The state has been receiving federal funds upfront for planning and environmental work for the past year, with the state’s required match delayed until later. The original funding plan required a simultaneous match, according to a May 25, 2011, letter to the state from Roy Kienitz, who was then undersecretary of policy for the U.S. Department of Transportation. “On the matter of using federal funds up front to postpone use of the State’s matching funds, we hope you will understand why this is not feasible,” Kienitz wrote. ” Both the fiscal year 2010 appropriations law and the FRA grant commitments require matching funds as a prerequisite for this project to go forward. California was awarded funding based in part on the impressive state match promised in the grant applications. Withholding these matching funds would put the California’s high-speed rail project in serious jeopardy.”
Kienitz left the agency and, within a year, joined Parson Brinckerhoff, the primary consultant on the high-speed rail project. Shortly thereafter, in 2012, a revised federal funding plan — the fifth version — was published. It said the federal funds could be spent first and matching state bond funds could be spent starting in April 2014.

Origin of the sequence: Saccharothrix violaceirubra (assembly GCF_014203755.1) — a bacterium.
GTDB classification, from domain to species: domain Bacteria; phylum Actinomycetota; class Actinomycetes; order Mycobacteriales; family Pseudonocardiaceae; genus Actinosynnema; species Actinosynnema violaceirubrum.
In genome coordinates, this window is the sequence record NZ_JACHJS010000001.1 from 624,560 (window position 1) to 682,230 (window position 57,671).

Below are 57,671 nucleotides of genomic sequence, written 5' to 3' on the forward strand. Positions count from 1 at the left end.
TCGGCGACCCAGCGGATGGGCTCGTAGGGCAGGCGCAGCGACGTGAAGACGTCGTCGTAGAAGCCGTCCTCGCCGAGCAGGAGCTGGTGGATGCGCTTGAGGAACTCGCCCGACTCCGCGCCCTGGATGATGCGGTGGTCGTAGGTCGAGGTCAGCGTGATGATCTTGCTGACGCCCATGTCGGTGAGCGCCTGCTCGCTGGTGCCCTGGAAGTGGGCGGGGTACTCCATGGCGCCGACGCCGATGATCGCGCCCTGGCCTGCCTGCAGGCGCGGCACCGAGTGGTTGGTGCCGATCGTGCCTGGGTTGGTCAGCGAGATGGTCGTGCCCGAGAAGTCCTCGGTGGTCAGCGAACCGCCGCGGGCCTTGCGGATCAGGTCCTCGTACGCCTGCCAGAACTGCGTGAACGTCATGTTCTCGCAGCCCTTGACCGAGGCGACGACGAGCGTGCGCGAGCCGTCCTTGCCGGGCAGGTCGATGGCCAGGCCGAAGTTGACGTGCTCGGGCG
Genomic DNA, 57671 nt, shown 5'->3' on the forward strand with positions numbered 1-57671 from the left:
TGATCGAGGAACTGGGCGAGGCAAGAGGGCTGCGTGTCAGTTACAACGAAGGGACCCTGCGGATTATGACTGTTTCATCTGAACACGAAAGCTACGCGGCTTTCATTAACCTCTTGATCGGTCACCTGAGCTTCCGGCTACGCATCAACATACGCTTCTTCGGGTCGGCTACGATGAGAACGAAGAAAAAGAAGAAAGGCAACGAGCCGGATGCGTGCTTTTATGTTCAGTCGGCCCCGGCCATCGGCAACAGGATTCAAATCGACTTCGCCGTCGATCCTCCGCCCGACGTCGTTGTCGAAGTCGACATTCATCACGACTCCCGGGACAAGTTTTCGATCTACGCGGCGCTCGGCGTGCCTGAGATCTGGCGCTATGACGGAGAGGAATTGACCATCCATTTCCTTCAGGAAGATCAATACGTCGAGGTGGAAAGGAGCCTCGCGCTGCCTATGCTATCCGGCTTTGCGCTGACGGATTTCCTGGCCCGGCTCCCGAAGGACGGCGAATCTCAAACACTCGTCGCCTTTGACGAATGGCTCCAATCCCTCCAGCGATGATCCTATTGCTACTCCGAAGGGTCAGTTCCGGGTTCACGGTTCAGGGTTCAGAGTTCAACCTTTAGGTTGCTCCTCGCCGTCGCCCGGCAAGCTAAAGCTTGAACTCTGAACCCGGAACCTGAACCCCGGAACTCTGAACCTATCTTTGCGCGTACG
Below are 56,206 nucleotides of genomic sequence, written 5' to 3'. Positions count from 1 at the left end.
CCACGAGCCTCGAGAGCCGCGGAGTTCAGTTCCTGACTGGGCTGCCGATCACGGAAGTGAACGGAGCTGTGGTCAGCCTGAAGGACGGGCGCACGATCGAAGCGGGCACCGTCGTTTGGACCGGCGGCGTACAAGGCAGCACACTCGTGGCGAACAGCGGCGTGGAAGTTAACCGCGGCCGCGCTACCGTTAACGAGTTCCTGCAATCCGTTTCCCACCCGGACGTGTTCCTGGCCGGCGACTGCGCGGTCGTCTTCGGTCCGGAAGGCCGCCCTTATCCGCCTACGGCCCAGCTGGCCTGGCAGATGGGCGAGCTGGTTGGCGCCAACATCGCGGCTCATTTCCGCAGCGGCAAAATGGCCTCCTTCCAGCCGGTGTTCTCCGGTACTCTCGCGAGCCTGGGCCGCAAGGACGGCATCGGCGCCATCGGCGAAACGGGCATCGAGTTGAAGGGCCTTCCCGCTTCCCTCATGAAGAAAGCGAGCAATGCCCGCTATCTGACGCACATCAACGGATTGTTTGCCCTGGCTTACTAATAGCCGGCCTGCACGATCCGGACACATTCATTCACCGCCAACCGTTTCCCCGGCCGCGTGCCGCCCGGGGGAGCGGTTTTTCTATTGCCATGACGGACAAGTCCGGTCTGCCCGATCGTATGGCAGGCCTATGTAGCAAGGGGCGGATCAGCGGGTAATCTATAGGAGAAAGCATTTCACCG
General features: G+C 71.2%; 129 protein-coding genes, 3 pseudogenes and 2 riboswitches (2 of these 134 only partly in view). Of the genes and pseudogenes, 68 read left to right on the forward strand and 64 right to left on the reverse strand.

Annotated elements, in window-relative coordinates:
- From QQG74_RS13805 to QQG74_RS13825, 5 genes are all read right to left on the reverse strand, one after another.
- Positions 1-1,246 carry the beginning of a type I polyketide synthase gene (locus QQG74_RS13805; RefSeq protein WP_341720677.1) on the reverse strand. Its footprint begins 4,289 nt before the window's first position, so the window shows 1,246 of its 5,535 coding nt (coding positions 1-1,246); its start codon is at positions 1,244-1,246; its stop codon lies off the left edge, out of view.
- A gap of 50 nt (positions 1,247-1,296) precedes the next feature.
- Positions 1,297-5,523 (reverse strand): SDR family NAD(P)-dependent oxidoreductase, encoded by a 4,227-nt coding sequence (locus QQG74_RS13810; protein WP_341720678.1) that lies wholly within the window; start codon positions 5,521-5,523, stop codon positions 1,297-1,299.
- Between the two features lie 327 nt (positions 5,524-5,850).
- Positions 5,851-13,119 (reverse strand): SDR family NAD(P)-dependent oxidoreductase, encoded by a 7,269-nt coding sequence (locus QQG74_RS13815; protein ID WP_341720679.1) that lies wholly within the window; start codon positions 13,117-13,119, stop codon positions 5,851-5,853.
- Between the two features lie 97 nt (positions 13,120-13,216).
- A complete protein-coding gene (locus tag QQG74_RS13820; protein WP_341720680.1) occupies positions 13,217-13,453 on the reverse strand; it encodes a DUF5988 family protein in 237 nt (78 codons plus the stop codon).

It had been expected that the rail authority would have access to state bond funds by April 2014, but two November court decisions by Sacramento Superior Court Judge Michael Kenny dashed those hopes. The judge found the state had failed to meet its legal obligation under Proposition 1A to identify firm funding and complete environmental reviews for the entire initial operating segment of 300 miles before beginning construction. He also ruled the state could not begin selling state bonds funded by the proposition because they had not followed procedural safeguards related to bond sales.
State wants strings taken off some federal funds